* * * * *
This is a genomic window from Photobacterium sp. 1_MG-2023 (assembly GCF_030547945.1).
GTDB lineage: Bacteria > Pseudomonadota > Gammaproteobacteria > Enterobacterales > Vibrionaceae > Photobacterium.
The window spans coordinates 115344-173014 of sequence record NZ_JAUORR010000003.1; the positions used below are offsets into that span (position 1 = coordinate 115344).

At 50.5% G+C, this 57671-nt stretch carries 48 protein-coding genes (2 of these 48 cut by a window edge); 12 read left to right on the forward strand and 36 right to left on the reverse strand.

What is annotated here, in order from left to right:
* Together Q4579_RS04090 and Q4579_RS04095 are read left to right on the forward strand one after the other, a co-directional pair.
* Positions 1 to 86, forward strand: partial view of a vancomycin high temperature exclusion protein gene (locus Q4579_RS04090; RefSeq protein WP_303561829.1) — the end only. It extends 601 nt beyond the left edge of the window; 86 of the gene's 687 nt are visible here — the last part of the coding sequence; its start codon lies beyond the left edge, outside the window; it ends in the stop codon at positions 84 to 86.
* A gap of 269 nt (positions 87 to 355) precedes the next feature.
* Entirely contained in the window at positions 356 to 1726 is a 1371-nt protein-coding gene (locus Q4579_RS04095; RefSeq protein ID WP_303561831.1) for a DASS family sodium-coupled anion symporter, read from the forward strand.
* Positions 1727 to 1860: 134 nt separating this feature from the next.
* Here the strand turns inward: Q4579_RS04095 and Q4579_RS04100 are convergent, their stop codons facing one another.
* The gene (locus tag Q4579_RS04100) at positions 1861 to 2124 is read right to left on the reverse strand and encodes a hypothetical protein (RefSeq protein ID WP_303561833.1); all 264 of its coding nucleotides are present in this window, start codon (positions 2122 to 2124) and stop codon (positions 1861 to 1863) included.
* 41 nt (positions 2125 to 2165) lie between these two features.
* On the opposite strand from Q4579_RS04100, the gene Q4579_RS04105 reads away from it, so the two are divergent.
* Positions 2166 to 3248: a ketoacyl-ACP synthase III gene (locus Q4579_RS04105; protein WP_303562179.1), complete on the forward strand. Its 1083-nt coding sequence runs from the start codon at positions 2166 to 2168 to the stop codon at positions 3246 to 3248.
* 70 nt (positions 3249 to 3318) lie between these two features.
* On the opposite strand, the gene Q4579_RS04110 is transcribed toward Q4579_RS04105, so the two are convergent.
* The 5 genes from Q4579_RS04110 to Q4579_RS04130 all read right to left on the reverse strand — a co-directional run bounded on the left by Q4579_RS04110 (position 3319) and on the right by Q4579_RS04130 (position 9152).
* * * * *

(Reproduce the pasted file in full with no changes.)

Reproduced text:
This is a genomic window from Photobacterium sp. 1_MG-2023 (assembly GCF_030547945.1).
GTDB lineage: Bacteria > Pseudomonadota > Gammaproteobacteria > Enterobacterales > Vibrionaceae > Photobacterium.
The window spans coordinates 115344-173014 of sequence record NZ_JAUORR010000003.1; the positions used below are offsets into that span (position 1 = coordinate 115344).

At 50.5% G+C, this 57671-nt stretch carries 48 protein-coding genes (2 of these 48 cut by a window edge); 12 read left to right on the forward strand and 36 right to left on the reverse strand.

What is annotated here, in order from left to right:
* Together Q4579_RS04090 and Q4579_RS04095 are read left to right on the forward strand one after the other, a co-directional pair.
* Positions 1 to 86, forward strand: partial view of a vancomycin high temperature exclusion protein gene (locus Q4579_RS04090; RefSeq protein WP_303561829.1) — the end only. It extends 601 nt beyond the left edge of the window; 86 of the gene's 687 nt are visible here — the last part of the coding sequence; its start codon lies beyond the left edge, outside the window; it ends in the stop codon at positions 84 to 86.
* A gap of 269 nt (positions 87 to 355) precedes the next feature.
* Entirely contained in the window at positions 356 to 1726 is a 1371-nt protein-coding gene (locus Q4579_RS04095; RefSeq protein ID WP_303561831.1) for a DASS family sodium-coupled anion symporter, read from the forward strand.
* Positions 1727 to 1860: 134 nt separating this feature from the next.
* Here the strand turns inward: Q4579_RS04095 and Q4579_RS04100 are convergent, their stop codons facing one another.
* The gene (locus tag Q4579_RS04100) at positions 1861 to 2124 is read right to left on the reverse strand and encodes a hypothetical protein (RefSeq protein ID WP_303561833.1); all 264 of its coding nucleotides are present in this window, start codon (positions 2122 to 2124) and stop codon (positions 1861 to 1863) included.
* 41 nt (positions 2125 to 2165) lie between these two features.
* On the opposite strand from Q4579_RS04100, the gene Q4579_RS04105 reads away from it, so the two are divergent.
* Positions 2166 to 3248: a ketoacyl-ACP synthase III gene (locus Q4579_RS04105; protein WP_303562179.1), complete on the forward strand. Its 1083-nt coding sequence runs from the start codon at positions 2166 to 2168 to the stop codon at positions 3246 to 3248.
* 70 nt (positions 3249 to 3318) lie between these two features.
* On the opposite strand, the gene Q4579_RS04110 is transcribed toward Q4579_RS04105, so the two are convergent.
* The 5 genes from Q4579_RS04110 to Q4579_RS04130 all read right to left on the reverse strand — a co-directional run bounded on the left by Q4579_RS04110 (position 3319) and on the right by Q4579_RS04130 (position 9152).